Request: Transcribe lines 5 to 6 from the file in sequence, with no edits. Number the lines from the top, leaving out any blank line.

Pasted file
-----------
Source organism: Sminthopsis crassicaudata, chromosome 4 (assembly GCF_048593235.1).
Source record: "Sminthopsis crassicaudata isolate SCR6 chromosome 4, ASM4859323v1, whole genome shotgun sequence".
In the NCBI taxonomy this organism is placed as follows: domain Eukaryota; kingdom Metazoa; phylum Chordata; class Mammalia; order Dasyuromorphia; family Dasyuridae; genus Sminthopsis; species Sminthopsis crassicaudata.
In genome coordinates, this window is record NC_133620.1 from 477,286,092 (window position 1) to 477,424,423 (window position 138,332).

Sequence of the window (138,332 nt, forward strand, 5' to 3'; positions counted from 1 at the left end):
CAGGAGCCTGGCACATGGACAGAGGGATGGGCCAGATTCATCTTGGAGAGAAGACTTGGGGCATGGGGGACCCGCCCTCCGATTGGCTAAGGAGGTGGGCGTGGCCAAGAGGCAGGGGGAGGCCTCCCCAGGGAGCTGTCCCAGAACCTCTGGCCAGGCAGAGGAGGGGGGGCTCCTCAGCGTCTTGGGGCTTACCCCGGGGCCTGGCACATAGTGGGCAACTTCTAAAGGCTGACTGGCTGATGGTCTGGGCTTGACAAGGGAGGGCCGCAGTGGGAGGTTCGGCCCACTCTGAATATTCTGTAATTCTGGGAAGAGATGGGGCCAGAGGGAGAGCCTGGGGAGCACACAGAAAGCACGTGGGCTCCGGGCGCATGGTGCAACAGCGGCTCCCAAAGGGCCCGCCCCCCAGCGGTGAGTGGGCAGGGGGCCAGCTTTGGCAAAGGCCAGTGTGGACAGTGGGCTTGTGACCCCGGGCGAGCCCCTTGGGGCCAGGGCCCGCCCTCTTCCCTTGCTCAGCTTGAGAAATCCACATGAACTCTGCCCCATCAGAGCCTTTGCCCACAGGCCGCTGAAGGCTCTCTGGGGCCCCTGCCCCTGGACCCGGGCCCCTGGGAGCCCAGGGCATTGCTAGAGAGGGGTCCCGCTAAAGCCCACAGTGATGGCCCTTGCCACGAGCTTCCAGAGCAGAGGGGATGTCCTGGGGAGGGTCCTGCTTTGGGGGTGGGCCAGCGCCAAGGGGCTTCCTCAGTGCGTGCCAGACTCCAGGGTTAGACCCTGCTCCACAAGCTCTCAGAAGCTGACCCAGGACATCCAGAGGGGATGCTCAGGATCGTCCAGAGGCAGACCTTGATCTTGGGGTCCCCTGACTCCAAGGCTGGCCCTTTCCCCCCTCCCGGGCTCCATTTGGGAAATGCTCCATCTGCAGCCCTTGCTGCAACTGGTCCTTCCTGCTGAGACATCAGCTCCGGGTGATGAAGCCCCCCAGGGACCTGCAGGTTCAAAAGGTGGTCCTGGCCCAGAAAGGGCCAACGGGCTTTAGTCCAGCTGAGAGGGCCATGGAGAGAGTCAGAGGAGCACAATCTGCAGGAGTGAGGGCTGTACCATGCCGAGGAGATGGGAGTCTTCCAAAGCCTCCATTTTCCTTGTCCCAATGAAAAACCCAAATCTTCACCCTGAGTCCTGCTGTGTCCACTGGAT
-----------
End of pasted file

Sequence of the window (138,332 nt, forward strand, 5' to 3'; positions counted from 1 at the left end):
CAGGAGCCTGGCACATGGACAGAGGGATGGGCCAGATTCATCTTGGAGAGAAGACTTGGGGCATGGGGGACCCGCCCTCCGATTGGCTAAGGAGGTGGGCGTGGCCAAGAGGCAGGGGGAGGCCTCCCCAGGGAGCTGTCCCAGAACCTCTGGCCAGGCAGAGGAGGGGGGGCTCCTCAGCGTCTTGGGGCTTACCCCGGGGCCTGGCACATAGTGGGCAACTTCTAAAGGCTGACTGGCTGATGGTCTGGGCTTGACAAGGGAGGGCCGCAGTGGGAGGTTCGGCCCACTCTGAATATTCTGTAATTCTGGGAAGAGATGGGGCCAGAGGGAGAGCCTGGGGAGCACACAGAAAGCACGTGGGCTCCGGGCGCATGGTGCAACAGCGGCTCCCAAAGGGCCCGCCCCCCAGCGGTGAGTGGGCAGGGGGCCAGCTTTGGCAAAGGCCAGTGTGGACAGTGGGCTTGTGACCCCGGGCGAGCCCCTTGGGGCCAGGGCCCGCCCTCTTCCCTTGCTCAGCTTGAGAAATCCACATGAACTCTGCCCCATCAGAGCCTTTGCCCACAGGCCGCTGAAGGCTCTCTGGGGCCCCTGCCCCTGGACCCGGGCCCCTGGGAGCCCAGGGCATTGCTAGAGAGGGGTCCCGCTAAAGCCCACAGTGATGGCCCTTGCCACGAGCTTCCAGAGCAGAGGGGATGTCCTGGGGAGGGTCCTGCTTTGGGGGTGGGCCAGCGCCAAGGGGCTTCCTCAGTGCGTGCCAGACTCCAGGGTTAGACCCTGCTCCACAAGCTCTCAGAAGCTGACCCAGGACATCCAGAGGGGATGCTCAGGATCGTCCAGAGGCAGACCTTGATCTTGGGGTCCCCTGACTCCAAGGCTGGCCCTTTCCCCCCTCCCGGGCTCCATTTGGGAAATGCTCCATCTGCAGCCCTTGCTGCAACTGGTCCTTCCTGCTGAGACATCAGCTCCGGGTGATGAAGCCCCCCAGGGACCTGCAGGTTCAAAAGGTGGTCCTGGCCCAGAAAGGGCCAACGGGCTTTAGTCCAGCTGAGAGGGCCATGGAGAGAGTCAGAGGAGCACAATCTGCAGGAGTGAGGGCTGTACCATGCCGAGGAGATGGGAGTCTTCCAAAGCCTCCATTTTCCTTGTCCCAATGAAAAACCCAAATCTTCACCCTGAGTCCTGCTGTGTCCACTGGAT